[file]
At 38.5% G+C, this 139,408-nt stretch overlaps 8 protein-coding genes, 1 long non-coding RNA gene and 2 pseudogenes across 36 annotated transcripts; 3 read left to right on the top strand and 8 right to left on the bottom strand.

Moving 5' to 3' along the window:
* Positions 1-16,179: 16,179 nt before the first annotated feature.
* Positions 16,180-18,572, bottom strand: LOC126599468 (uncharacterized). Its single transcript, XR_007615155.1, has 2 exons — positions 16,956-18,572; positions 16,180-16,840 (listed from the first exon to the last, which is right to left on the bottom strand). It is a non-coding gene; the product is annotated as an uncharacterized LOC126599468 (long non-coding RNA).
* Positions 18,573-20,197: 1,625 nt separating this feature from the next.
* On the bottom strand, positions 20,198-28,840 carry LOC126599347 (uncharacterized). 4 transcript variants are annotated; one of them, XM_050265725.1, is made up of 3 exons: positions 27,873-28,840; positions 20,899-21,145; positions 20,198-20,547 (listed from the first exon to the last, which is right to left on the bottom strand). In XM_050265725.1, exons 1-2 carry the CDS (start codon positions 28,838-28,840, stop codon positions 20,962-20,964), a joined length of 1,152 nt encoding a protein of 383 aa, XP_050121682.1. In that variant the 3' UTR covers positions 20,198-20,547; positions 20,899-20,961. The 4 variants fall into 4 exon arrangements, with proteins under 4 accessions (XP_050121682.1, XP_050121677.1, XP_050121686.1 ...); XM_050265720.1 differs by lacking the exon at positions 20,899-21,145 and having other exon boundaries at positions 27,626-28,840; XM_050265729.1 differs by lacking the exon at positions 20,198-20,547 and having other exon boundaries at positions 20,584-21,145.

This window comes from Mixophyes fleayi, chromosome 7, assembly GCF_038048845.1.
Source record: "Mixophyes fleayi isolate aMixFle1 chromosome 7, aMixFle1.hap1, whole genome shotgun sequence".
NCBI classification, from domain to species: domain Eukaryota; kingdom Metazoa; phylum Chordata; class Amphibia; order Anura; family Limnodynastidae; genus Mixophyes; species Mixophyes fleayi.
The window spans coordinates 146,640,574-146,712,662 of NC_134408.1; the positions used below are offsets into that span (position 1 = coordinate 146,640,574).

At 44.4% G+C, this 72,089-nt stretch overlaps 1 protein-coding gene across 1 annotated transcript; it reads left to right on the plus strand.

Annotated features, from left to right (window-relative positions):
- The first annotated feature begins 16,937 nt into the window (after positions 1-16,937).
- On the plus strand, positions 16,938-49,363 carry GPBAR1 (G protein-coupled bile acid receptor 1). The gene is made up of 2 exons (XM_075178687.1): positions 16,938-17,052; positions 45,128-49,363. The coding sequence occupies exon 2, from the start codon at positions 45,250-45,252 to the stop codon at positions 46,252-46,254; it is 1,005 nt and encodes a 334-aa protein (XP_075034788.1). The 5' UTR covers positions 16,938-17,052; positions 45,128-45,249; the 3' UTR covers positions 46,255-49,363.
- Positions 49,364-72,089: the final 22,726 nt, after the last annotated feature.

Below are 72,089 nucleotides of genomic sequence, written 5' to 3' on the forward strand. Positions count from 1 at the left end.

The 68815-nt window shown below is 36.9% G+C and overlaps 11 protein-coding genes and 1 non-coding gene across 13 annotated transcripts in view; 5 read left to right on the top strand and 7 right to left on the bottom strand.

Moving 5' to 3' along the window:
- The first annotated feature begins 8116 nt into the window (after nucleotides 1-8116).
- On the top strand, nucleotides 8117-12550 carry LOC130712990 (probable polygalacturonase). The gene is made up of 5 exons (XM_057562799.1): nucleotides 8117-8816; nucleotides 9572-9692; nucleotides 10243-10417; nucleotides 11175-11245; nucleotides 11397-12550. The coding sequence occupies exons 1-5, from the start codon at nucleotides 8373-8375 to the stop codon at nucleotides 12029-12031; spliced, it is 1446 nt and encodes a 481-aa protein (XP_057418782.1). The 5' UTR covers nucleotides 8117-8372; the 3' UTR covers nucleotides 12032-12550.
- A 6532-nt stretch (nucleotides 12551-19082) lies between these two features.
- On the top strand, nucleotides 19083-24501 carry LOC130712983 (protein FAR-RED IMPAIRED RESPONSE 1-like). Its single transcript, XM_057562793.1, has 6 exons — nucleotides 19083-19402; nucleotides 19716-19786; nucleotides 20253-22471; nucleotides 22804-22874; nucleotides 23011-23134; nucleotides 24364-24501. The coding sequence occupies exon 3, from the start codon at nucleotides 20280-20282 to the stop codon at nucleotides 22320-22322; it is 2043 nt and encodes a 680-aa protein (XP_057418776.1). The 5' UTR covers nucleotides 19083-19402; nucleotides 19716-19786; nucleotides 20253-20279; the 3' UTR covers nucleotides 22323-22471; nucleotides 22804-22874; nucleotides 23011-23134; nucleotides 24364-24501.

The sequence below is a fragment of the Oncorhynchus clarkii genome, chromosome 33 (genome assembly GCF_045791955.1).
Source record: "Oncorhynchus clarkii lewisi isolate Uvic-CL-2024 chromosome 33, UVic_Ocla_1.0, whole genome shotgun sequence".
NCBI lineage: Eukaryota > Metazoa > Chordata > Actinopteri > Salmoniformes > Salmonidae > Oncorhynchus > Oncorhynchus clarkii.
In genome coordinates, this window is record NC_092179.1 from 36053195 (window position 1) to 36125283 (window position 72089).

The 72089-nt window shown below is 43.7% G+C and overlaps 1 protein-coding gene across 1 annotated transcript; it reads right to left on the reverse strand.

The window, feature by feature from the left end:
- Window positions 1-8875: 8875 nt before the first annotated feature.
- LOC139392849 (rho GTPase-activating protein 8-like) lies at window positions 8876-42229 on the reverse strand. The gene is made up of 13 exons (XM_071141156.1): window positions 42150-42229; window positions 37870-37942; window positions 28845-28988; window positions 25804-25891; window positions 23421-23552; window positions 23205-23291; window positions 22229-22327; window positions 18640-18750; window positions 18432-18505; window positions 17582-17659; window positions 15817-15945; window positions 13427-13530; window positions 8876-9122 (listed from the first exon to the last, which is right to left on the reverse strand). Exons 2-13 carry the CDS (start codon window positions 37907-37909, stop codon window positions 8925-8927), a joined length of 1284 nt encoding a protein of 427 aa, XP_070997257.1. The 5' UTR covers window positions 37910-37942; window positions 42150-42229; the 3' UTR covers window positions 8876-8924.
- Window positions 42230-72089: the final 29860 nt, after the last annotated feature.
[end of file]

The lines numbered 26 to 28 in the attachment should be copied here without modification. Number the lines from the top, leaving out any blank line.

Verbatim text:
In genome coordinates, this window is record NC_092179.1 from 36053195 (window position 1) to 36125283 (window position 72089).

The 72089-nt window shown below is 43.7% G+C and overlaps 1 protein-coding gene across 1 annotated transcript; it reads right to left on the reverse strand.

The window, feature by feature from the left end: